It seems to be the over-exposure to estrogen (in particular xenoestrogens) and the over-expression of ER’s (Estrogen Receptors) that contribute to breast cancer.  When these are in balance and xenoestrogens (or any other chemical with similar effects) are removed there doesn’t seem to be a problem.

The bottom line is that the aim is never to over-express or under-express anything but rather to modulate.




This is an interesting one.

Both estradiol and BPA (bisphenol A) increases insulin secretion and reduces blood glucose, however estradiol can still be blocked by ER blockers whereas studies suggest that BPA can not and have a rapid uncontrolled effect on ER’s.  Similarly some metals such as cadmium and nickel can act as estrogen mimickers.  They bind to ERα and take up the space that estradiol usually occupies on these receptors.

The body has an in-built control mechanism in how it regulates ER expression.  In the presence of high estradiol (healthy estrogen) it will downregulate ER (through negative feedback) to keep gene transcription from going rogue.  When xenoestrogens bind to ER’s instead it prevents estradiol from exerting this negative feedback mechanism that keeps everything in balance.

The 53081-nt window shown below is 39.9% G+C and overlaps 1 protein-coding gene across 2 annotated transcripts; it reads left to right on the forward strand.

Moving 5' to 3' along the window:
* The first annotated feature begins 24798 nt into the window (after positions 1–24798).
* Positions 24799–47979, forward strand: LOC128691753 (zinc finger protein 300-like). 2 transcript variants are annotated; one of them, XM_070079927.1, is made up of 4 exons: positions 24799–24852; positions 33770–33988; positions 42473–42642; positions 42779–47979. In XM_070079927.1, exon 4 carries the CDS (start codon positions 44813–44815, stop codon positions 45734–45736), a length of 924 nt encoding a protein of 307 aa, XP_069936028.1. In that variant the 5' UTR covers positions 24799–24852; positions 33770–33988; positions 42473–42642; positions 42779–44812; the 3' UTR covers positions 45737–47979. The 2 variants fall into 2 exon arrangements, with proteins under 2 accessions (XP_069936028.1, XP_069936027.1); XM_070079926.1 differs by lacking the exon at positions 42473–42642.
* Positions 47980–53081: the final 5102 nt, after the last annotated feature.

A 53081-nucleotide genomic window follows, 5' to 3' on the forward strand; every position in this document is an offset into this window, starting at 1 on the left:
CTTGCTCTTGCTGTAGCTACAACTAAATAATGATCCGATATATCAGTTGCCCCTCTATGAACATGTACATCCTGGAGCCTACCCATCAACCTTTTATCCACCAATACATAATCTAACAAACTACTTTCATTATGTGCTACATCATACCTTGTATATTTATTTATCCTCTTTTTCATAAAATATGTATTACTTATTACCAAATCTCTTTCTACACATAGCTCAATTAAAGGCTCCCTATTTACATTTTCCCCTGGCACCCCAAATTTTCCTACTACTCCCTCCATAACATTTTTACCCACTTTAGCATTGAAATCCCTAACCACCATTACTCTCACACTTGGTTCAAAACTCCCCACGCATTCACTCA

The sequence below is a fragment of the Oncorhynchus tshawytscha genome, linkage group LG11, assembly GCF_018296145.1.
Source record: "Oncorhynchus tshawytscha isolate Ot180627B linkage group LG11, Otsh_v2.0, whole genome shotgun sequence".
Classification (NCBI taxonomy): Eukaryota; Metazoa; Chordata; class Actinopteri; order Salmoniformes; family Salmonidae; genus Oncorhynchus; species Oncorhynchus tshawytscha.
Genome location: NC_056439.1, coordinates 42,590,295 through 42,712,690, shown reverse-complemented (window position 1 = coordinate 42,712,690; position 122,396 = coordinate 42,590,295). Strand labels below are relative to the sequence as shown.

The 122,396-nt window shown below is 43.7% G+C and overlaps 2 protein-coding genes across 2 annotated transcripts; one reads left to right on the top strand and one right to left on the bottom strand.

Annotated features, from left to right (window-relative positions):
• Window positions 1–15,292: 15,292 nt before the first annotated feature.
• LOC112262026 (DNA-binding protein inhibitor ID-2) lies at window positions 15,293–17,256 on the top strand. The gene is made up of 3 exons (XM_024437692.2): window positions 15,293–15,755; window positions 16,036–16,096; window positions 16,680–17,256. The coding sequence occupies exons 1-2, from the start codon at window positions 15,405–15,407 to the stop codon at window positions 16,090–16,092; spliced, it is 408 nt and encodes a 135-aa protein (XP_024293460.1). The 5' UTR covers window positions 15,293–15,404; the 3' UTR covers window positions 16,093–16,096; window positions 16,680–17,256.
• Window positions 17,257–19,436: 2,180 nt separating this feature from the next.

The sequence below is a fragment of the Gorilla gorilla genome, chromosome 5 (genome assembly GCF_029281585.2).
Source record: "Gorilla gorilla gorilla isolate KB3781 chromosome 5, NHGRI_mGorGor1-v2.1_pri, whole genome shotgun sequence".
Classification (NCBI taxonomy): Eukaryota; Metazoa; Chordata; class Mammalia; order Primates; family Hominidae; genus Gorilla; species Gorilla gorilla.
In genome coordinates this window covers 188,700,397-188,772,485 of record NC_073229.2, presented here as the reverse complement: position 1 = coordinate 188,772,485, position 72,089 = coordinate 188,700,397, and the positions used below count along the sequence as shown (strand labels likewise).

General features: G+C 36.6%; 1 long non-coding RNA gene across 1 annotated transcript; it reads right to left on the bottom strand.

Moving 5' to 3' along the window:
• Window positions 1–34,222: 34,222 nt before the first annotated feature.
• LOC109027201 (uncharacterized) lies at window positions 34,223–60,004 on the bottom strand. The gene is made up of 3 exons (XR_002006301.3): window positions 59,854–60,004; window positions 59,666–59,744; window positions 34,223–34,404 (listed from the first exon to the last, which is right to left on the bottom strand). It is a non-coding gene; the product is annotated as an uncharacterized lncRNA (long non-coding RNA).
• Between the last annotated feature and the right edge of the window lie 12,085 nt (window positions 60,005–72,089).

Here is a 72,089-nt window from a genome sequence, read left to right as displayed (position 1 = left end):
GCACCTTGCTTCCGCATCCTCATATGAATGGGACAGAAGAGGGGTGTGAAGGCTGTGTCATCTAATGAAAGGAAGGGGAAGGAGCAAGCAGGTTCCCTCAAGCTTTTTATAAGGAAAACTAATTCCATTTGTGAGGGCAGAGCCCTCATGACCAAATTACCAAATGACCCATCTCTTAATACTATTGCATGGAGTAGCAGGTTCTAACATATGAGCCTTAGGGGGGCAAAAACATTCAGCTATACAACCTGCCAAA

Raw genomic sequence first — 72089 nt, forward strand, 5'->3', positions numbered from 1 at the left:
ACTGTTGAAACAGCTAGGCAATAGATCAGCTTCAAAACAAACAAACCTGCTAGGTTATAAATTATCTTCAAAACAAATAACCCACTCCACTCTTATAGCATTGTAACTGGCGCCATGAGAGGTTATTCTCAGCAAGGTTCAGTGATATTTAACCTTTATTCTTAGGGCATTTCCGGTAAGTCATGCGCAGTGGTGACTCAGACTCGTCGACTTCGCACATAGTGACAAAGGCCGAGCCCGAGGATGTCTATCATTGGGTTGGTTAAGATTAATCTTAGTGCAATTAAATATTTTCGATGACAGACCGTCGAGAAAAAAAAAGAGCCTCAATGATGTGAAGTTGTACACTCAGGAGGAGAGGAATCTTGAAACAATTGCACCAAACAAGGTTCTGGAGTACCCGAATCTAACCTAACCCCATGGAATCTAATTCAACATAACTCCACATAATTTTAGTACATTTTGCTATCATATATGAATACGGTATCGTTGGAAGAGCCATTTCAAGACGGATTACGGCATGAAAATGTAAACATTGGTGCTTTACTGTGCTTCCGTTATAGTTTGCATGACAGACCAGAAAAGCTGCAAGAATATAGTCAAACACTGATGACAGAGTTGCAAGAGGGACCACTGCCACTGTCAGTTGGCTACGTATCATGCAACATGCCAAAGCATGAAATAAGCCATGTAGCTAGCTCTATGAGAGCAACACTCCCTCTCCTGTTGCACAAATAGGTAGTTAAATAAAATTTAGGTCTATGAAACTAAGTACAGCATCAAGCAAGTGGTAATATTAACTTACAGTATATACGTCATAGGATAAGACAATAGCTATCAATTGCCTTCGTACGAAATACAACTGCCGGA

Since the breast tissue is made up of fat cells, this is where chemicals and xenoestrogens will accumulate.  This could be one way in which metals, BPA and other xenoestrogens upregulate ERα, influence gene expression and transcribe for proliferative genes.  This uncontrolled ERα upregulation result in similar uncontrolled upregulation of GLUT4 on these cells allowing an influx of glucose into cancerous cells to fuel their growth.




When estrogen is decreased through anti-estrogen drugs such as tamoxifen or through removal of the ovaries, lipid metabolism becomes abnormal which increased the risk for Insulin Resistance (IR).

Will Improving Insulin Resistance Also Improve Estrogen Receptor Function?

Good question…




During and after menopause estrogen levels drop.

This drop contributes to Insulin Resistance (IR) and metabolic syndrome.  Hormone replacement therapy (HRT) tends to improve insulin sensitivity and glucose transportation into the cells.  This is why most women feel better when they take synthetic or natural estrogen.